BRAC urging businesses to go over their disaster management plan

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This OES-16 East GeoColor satellite image taken Thursday, Aug. 26, 2021, at 10:20 p.m. EDT, and provided by NOAA, shows Tropical Storm Ida in the Caribbean Sea. Tropical Storm Ida formed in the Caribbean on Thursday and forecasters said its track was aimed at the U.S. Gulf Coast, prompting Louisiana’s governor to declare a state of emergency and forecasters to announce a hurricane watch for New Orleans. (NOAA via AP)

BATON ROUGE, La. (BRPROUD) – As Tropical Storm Ida continues to march towards Louisiana, it is time for local businesses to prepare for the possibility of this storm damage.

With that in mind, BRAC is providing some tips on how to get your business ready for a weather emergency.

The BRAC recommendations for businesses can be found below: 

  • have an evacuation plan that provides for everyone on the premises to leave the workplace safely and quickly, 
  • maintain a list and contact information for all employees and mission-critical business partners (including emergency contact names, work and cell phones, work and/or personal email addresses, PIN numbers, etc.); the list should include employees, customers, vendors, bankers, attorneys and insurance agents, 
  • establish a means of and plan for contacting employees who have been displaced from their homes by the disaster, 
  • make clear arrangements for all staff to be able to contact the business or locate information about the business if it is temporarily closed or displaced from its normal location,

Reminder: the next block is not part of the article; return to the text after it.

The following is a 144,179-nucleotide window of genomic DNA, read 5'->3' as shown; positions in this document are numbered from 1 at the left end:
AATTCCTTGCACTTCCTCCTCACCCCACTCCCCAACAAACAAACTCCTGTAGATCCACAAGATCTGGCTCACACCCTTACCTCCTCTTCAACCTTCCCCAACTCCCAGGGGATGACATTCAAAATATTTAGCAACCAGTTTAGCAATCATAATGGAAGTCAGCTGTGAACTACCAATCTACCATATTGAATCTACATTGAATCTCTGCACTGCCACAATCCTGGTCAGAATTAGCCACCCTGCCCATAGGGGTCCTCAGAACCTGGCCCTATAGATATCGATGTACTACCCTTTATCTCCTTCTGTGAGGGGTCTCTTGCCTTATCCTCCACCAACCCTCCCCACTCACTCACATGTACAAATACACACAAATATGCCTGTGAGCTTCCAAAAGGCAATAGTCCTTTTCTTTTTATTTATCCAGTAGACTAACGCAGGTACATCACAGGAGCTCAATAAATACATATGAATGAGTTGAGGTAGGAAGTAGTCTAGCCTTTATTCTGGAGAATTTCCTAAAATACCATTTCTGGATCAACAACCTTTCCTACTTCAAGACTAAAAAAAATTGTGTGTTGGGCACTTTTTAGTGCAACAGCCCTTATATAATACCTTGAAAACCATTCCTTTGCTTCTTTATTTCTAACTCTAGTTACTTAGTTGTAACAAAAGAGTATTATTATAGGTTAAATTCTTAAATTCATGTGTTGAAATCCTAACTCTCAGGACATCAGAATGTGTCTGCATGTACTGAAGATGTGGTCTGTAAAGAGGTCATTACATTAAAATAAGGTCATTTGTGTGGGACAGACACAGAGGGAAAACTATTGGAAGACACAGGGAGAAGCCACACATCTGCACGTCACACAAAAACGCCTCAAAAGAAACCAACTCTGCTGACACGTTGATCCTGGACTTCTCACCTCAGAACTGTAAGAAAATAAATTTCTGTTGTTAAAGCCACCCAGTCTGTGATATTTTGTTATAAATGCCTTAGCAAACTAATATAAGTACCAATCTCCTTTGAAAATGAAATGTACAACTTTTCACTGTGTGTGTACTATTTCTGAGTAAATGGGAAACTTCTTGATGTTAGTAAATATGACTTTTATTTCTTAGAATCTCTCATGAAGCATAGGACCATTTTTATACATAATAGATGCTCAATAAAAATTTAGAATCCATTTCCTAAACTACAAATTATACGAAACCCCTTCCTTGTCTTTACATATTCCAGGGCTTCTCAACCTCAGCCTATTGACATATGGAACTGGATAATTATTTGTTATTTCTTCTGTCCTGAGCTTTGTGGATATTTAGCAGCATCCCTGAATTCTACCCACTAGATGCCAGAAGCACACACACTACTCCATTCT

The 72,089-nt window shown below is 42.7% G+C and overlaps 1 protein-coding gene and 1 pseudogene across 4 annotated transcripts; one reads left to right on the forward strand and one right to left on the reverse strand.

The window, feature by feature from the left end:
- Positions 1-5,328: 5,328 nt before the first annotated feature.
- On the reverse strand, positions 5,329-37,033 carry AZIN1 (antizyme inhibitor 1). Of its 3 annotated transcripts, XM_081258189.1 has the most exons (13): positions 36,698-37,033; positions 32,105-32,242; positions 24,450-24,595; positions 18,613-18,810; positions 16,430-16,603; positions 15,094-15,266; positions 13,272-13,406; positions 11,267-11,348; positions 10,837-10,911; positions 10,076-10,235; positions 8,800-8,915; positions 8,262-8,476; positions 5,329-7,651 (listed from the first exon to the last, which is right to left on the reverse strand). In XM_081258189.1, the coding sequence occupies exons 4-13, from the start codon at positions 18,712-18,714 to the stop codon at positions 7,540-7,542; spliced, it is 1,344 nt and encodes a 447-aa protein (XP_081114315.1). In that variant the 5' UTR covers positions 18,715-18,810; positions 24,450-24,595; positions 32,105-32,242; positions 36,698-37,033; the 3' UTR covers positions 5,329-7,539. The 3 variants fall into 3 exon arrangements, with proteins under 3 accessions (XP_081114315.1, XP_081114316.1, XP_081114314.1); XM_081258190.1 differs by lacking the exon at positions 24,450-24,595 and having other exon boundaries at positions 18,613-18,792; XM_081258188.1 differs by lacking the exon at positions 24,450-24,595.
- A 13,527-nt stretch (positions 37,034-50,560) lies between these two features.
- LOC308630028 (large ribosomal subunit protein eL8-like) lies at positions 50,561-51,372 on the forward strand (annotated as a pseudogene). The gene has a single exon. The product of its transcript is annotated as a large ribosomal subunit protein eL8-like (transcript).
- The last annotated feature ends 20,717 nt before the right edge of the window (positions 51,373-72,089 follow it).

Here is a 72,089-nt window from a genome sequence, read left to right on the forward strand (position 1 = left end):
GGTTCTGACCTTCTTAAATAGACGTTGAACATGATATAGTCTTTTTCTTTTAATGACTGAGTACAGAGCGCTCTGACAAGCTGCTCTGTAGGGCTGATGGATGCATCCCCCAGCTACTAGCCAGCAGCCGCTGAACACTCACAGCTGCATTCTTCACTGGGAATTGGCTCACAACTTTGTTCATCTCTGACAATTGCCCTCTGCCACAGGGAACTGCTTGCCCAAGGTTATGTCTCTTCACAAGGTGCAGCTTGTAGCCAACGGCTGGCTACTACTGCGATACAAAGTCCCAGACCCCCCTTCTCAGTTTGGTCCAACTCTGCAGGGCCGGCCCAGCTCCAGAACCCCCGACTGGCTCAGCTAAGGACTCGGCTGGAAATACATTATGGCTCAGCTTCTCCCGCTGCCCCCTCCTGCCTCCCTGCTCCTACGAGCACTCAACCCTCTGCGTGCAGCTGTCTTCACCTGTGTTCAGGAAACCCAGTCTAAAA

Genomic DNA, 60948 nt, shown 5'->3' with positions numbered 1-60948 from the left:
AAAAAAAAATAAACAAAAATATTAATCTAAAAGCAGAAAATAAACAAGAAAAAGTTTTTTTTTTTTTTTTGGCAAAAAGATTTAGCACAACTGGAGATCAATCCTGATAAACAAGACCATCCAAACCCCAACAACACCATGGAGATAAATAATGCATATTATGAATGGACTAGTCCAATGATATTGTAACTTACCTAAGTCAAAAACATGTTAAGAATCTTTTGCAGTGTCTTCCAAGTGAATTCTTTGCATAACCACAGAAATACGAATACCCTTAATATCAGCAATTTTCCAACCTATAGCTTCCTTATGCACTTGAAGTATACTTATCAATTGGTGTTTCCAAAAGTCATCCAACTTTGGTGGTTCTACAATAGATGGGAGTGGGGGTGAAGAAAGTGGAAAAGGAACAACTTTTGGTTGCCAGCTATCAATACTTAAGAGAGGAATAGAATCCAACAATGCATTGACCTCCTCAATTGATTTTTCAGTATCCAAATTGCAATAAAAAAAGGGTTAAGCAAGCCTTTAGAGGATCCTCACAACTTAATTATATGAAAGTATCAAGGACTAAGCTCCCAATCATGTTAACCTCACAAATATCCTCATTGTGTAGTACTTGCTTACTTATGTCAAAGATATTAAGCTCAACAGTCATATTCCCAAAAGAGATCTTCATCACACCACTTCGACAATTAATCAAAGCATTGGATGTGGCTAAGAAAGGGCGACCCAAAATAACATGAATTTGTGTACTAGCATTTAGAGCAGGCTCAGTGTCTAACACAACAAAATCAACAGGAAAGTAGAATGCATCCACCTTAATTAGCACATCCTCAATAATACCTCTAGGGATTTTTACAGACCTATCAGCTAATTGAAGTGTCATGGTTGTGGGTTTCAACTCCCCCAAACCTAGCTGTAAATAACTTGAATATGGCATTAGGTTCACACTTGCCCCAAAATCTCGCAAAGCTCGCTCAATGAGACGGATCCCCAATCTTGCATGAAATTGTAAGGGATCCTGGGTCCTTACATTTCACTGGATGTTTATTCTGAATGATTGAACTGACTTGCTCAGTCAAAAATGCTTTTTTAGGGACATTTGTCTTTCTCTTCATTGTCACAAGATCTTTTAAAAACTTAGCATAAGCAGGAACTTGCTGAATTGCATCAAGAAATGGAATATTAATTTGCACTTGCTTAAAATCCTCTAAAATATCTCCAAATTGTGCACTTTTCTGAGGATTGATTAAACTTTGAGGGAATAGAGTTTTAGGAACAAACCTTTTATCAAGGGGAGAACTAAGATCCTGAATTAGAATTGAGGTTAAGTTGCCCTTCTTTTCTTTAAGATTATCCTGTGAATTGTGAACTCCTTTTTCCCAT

• establish procedures for succession of management, 
  • identify operations critical to the company’s survival and recovery, 
  • decide which personnel and what records, procedures and equipment are necessary to keep the business operating, 
  • preserve vital business records, financial data, accounting records, personnel information, inventory information, etc., 
  • back up computerized records daily and store the backups, along with other vital records, at an off-site location (consider the use of a remote data center, if possible), 
  • plan how to continue operating if the building, physical plant or store is inaccessible, 
  • review business insurance options and ensure all relevant policies, such as business interruption coverage, are in place, premium payments are up-to-date, and all proper steps have been taken to ensure claims can be made in a timely manner if necessary, 
  • prepare for lengthy power interruptions during and after a disaster (i.e., arranging for alternate power sources, fuel supplies, etc.), and 
  • maintain and distribute to employees and partners the contact information for FEMA and SBA disaster assistance. 

In addition to these suggestions, there are several resources available online to assist businesses with emergency preparations and response:

“With an active storm in the Gulf, the time to review or update disaster management plans is now,” said Adam Knapp, president and CEO of BRAC. “Business disruption due to natural disasters is never pleasant, but having a clear plan in place and communicating that plan across your organization can help mitigate losses and keep operations running as smoothly as possible.”

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